Elizabeth Mitcham, UC Davis scientist, was honored by the American Society for Horticultural Science (ASHS) as its Outstanding International Horticulturist for 2015.
She accepted the award Aug. 4 at the ASHS annual conference in New Orleans. The award recognizes distinguished contributions to horticultural sciences for 10 years or more, with emphasis on international activities and impacts.
At UC Davis, Mitcham is director of both the Horticulture Innovation Lab and Postharvest Technology Center programs. As director of the internationally recognized Postharvest Technology Center, she has helped train professionals from more than 40 countries in how best to care for fruits and vegetables after harvest, to reduce food waste and improve food quality. She has hosted numerous foreign scientists and students in her lab at the UC Davis Department of Plant Sciences, where her research focuses on the regulation of fruit ripening, understanding calcium deficiency disorders, and maintaining fruit quality after harvest.
Mitcham also leads the Horticulture Innovation Lab, which targets fruit and vegetable research in developing countries to reduce poverty and improve nutrition. Her leadership helps build international partnerships between scientists and develop technologies that meet the horticultural needs of smallholder farmers. The program is funded by the U.S. Agency for International Development as part of Feed the Future, the U.S. government’s global hunger and food security initiative.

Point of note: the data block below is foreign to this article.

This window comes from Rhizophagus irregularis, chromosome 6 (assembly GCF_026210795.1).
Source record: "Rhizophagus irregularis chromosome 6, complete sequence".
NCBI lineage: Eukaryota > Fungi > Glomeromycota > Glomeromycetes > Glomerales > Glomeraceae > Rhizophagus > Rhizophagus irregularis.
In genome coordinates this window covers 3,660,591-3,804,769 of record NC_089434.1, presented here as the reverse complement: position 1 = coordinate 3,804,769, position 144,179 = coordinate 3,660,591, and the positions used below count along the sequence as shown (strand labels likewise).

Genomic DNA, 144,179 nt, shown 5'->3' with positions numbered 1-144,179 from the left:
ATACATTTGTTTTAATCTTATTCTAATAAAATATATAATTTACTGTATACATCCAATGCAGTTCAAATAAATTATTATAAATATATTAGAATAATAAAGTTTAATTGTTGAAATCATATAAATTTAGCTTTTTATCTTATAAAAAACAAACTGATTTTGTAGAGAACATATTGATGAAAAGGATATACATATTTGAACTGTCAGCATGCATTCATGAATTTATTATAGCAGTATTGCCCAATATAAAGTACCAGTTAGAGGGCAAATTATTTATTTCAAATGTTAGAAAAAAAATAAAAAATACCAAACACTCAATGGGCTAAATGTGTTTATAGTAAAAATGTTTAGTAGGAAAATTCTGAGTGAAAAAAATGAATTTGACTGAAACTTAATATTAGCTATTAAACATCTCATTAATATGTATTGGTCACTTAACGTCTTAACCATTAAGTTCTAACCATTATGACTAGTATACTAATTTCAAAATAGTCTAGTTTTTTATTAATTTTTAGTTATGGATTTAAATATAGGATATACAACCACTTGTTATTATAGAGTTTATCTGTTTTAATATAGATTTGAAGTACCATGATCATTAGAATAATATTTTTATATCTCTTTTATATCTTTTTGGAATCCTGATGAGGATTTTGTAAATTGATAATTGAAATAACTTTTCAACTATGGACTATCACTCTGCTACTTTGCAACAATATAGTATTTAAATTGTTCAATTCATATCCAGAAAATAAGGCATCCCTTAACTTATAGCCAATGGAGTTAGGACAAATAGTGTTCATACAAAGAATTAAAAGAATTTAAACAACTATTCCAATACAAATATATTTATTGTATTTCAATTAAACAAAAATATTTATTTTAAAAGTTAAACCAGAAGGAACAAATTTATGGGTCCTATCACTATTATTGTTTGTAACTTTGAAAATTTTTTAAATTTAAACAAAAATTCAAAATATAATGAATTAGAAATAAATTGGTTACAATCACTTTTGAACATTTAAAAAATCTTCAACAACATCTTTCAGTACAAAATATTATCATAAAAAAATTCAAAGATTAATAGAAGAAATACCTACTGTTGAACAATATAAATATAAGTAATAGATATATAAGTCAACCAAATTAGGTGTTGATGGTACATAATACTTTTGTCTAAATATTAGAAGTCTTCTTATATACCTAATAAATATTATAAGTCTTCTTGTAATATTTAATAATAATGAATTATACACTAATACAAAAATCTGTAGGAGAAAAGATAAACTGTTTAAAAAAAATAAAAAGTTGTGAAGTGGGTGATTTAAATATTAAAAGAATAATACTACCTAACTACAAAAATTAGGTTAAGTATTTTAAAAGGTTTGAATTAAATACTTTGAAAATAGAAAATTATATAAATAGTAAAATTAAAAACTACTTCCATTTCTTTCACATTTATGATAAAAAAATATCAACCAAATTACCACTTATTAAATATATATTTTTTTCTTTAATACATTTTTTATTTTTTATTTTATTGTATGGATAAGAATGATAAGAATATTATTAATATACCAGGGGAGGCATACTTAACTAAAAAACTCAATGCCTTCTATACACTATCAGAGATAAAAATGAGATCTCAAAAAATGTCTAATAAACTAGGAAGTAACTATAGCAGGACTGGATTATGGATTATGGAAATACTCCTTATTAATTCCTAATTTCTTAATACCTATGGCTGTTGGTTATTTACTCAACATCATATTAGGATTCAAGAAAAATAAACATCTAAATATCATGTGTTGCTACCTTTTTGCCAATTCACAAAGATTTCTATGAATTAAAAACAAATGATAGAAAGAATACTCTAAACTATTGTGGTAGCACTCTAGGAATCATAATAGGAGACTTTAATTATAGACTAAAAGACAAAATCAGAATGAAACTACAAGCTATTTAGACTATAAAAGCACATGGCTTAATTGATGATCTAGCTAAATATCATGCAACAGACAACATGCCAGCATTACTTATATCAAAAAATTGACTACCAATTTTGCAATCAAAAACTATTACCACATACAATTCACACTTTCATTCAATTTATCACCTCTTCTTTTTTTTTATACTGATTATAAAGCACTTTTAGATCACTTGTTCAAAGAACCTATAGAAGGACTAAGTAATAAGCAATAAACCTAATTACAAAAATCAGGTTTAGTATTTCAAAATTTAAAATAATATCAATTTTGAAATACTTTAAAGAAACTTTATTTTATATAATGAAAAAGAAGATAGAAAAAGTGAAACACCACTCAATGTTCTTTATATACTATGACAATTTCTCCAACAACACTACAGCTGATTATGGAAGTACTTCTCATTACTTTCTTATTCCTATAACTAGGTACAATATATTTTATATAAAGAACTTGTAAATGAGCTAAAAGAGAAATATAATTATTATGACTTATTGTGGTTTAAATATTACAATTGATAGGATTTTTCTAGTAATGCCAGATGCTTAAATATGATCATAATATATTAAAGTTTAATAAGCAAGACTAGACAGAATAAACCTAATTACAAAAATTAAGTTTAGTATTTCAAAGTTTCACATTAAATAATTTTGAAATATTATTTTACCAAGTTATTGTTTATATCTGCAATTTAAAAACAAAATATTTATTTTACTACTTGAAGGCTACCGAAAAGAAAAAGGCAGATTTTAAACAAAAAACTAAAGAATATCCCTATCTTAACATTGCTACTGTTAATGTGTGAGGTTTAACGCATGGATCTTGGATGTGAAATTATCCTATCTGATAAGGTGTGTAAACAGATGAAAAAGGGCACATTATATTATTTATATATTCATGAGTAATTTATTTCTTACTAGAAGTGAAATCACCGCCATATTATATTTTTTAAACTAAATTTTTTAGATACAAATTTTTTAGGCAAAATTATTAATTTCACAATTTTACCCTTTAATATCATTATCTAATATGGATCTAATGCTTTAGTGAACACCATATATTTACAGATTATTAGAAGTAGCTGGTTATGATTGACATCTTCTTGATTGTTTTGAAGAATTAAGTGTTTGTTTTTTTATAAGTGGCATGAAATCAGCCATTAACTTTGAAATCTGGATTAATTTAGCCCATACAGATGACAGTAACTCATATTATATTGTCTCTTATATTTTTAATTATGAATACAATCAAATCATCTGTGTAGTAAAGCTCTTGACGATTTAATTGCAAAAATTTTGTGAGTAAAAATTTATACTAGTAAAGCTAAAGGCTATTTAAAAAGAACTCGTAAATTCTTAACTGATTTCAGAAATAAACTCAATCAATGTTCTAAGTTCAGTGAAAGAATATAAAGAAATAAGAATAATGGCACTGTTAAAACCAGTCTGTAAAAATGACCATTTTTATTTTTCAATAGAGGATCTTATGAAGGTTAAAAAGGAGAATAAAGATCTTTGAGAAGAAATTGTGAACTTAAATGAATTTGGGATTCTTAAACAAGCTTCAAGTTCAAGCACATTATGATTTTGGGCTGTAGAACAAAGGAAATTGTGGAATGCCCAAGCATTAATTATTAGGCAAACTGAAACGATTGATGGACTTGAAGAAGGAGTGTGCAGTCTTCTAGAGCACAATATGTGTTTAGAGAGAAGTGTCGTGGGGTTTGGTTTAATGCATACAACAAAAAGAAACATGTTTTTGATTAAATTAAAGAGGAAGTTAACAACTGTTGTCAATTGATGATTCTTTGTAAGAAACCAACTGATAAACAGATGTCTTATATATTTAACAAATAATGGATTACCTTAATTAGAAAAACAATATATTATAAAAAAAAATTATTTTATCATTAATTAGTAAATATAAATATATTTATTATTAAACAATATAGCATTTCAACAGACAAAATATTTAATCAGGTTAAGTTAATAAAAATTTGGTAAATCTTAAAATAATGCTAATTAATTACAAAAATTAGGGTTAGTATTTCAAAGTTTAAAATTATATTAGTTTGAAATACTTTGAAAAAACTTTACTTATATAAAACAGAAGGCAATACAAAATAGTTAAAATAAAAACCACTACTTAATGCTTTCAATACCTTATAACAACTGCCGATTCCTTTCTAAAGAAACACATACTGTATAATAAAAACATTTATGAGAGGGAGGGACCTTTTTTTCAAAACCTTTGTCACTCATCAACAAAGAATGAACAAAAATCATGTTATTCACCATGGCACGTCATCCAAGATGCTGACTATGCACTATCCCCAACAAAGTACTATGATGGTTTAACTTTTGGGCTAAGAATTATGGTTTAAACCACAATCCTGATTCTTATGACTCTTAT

The award honors public service and major contributions to the association’s objectives — namely, improving global capacity to eliminate poverty, improve food security, conserve the environment, and stimulate economic growth. The award was presented at the AIARD Annual Conference, June 1 in Washington, D.C.
As the associate director for the Horticulture Innovation Lab at UC Davis, Crump leads the program’s gender equity focus and is responsible for monitoring a portfolio of research projects. Her own research focuses on novel practices for agricultural extension education for farmers — particularly women — in developing countries. She also leads the UC Davis portion of a multi-university program focused on integrating gender and nutrition into agricultural extension services in several countries, called INGENEAS.